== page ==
“Choral Spectacular”, NAO’s terrific Festival closer 1

Review by Danny Gaisin

The Brott National Academy Orchestra finished its 30th season with a superlative concert; four featured soloists and seventy-four choir-members selected from dozens of diverse venues – all coming together as one coordinated unit. The magic required to accomplish such a feat was contributed by chorus manager Paul Hawkins and under the mastership of Stephane Potvin. The latter is artistic director of MUSIKAY, a small ensemble whose popularity is growing with each season, but the challenge of creating something tenfold in size boggles the mind. It would be egregious not to mention the challenge facing the podium – choral group AND an orchestra.

Bradley, Segal, MacMaster & Westman performing ‘Ode to Joy with the NAO & Chorus



Brott’s Prom – Positively Fun-tastic! Reply

Review by Judith Robinson
“The Last Night of the Proms” was a delightful, rollicking, fun loving evening of theatre and music. Tenor, David Curry, acted his way through his numbers with such intimacy and charisma, that it was easy to forget the National Academy Orchestra was behind him, at Hamilton’s FirstOntario Concert Hall Saturday night. The charming, blond-haired, Oakville native has received as many accolades for his acting in roles such as Tony in ‘West Side Story’ in Paris, and Marco in ‘The Gondoliers’ for the English National Opera, as he has for his fine tenor voice.

The ‘Grand-Daddy’ of all “PROMS” @ London’s Royal Albert Hall. 2005


‘HORSES’- a caravan that’s-moving and enjoyable Reply

Review by Ellen S. Jaffe
July 30th, ‘17
For those who have long experience of riding and being around horses, Allan Merovitz’s show, Horses (recently at the Pearl Company in Hamilton and coming to Toronto) will bring back warm memories.  Even for those, like me, who don’t know horses well, the show is enjoyable and moving; it restored a few of my own memories. Merovitz, a singer and story-teller, has performed several of his one-man shows in Hamilton in the past, and also acted in plays by local theatre companies. He captivates the audience through his warm, engaging manner. In this show, he tells stories and sings both original and traditional songs.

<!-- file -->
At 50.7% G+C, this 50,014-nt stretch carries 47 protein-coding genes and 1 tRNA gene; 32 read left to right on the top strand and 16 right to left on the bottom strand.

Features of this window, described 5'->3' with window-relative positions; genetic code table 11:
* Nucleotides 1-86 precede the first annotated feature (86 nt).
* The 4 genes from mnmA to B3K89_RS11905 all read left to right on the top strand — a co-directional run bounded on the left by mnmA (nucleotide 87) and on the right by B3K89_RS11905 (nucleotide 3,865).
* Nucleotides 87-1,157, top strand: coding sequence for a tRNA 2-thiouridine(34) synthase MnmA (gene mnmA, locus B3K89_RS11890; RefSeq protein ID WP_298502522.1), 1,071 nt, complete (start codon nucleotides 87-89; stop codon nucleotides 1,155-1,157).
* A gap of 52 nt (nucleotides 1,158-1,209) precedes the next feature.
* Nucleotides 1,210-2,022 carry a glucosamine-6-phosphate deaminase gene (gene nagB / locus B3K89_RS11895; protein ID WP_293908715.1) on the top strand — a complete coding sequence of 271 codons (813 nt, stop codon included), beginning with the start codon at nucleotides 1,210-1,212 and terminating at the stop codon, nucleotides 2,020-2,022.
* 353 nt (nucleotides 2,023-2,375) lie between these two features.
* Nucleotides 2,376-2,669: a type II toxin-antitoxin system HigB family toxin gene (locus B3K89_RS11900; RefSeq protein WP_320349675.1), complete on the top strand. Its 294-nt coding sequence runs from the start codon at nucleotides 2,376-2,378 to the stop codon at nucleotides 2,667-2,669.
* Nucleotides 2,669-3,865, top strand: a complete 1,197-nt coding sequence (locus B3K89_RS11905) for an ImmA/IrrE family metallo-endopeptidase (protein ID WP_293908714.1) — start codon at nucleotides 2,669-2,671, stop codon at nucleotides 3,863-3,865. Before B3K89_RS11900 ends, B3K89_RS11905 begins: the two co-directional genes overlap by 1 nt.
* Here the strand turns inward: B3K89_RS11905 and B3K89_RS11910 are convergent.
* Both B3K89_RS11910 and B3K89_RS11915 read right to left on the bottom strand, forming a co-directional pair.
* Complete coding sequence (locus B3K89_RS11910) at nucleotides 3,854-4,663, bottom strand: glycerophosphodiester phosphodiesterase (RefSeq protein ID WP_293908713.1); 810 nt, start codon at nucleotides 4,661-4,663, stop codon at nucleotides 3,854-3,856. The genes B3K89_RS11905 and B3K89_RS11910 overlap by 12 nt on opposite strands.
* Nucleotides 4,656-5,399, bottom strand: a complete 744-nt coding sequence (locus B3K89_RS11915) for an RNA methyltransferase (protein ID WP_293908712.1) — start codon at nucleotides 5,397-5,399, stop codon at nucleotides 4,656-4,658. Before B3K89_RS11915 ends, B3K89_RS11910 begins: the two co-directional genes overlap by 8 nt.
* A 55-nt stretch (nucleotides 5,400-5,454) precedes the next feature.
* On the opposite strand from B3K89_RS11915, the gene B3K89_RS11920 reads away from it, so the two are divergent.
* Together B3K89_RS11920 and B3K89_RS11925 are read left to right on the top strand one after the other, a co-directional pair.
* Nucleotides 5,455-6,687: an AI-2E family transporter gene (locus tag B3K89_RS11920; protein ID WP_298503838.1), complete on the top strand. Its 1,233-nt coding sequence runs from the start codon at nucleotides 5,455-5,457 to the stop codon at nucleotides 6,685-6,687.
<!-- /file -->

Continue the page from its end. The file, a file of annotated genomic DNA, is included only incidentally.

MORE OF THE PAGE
Kiik & Merovitz; performing on-stage


“PopOpera”; a panacea for us aficionados Reply

Review by Danny Gaisin

An evening of operatic aria selections, especially differently chosen from the ‘same old, same old’ fare of the most familiar, is a palliative for those of us unable to zip down to the Glimmerglass festival (this year – Porgy & Bess plus Oklahoma) and that other Cooperstown icon. Boris Brott’s N.A.O. enlisted the talents of ten professional vocalists to interpret sixteen compositions ranging from eighteenth century to 1966. Some choices were well-known and proverbial but most were new to us scribblers … a nice personal anniversary (54th) gift.

All the soloists (& audience) singing “Libiamo”


Hot Jazz; the NAO & Dominic Mancuso 1

Review by Ursula Erasmus

The Brott Summer Festival is selectively eclectic – classical; popular; operatic and jazz. A splendid way to spend a summer evening, on a soulful tour across cultures and emotions with Dominic Mancuso and his group. The repertoire wound its way through the world of experience we all share, with a combination of laid back ease and deeply connected energy. Dominic is a story teller and an empath, with the themes and characters of the stories emerging through the variety of instruments and Dominic’s rich voice. The fish salesman’s attempts to coax the interest of a lovely woman conveyed the pent-up expectation of the moment.  the stories made the evening personal and relatable.

Singer/composer Dominic Mancuso (center) and his group


N.A.O. venerates (terrific) Tchaikovsky Reply

Review by Judith Caldwell
The second concert in the Brott Music Festival was called Terrific Tchaikovsky and terrific it was. Two very different Tchaikovsky compositions were on the program plus a Youth Overture by Airat Ichmouratov, a Russian/Canadian contemporary composer.
The evening began with Tchaikovsky’s mighty Symphony No. 6 in B-minor, the Pathetique. a work in four movements of extreme inner struggle. It begins with a mournful Adagio that instead of becoming livelier as the pace quickens, seems nervous and anxious. Struggle is conveyed by extremes of ranges between soft and loud; the second movement waltz is in 3/5 time and so is hauntingly off kilter all the time.

Law; Lewis; Hiemstra & Green…members of the N.A.O.; post-concert